Self-sufficiency refers to the state of not requiring any outside aid, support, or interaction, for survival; it is therefore a type of personal or collective autonomy. On a large scale, a totally self-sufficient economy that does not trade with the outside world is called an autarky.

The term self-sufficiency is usually applied to varieties of sustainable living in which nothing is consumed outside of what is produced by the self-sufficient individuals. Examples of attempts at self-sufficiency in North America include voluntary simplicity, homesteading, survivalism, and the back-to-the-land movement.

According to Michael Allaby and Peter Bunyard, “there is nothing really new in the search of “self-sufficiency”. The pioneers who first colonized the New World, Australia, and parts of Africa were self-sufficient because they had to be and, in this context, the term suggests a kind of rugged independence associated with mastering a new and rather hostile environment.”[1]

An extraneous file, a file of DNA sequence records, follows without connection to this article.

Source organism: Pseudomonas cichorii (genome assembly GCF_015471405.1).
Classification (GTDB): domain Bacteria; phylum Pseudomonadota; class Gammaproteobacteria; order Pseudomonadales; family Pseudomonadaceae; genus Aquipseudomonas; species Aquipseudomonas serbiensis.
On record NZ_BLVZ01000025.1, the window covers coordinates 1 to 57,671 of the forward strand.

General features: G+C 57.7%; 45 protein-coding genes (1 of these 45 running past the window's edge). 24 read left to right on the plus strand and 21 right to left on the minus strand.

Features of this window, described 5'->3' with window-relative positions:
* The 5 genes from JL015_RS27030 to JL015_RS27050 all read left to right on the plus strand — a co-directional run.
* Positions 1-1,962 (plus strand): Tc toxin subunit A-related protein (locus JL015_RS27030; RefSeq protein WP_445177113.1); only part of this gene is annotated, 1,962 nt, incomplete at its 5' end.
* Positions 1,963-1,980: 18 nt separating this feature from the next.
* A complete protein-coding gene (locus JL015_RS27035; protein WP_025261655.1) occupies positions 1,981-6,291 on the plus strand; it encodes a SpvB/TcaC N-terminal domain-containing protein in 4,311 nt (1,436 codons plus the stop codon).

Practices that enable or aid self-sufficiency include autonomous building, permaculture, sustainable agriculture, and renewable energy.

The term is also applied to limited forms of self-sufficiency, for example growing one's own food or becoming economically independent of state subsidies.

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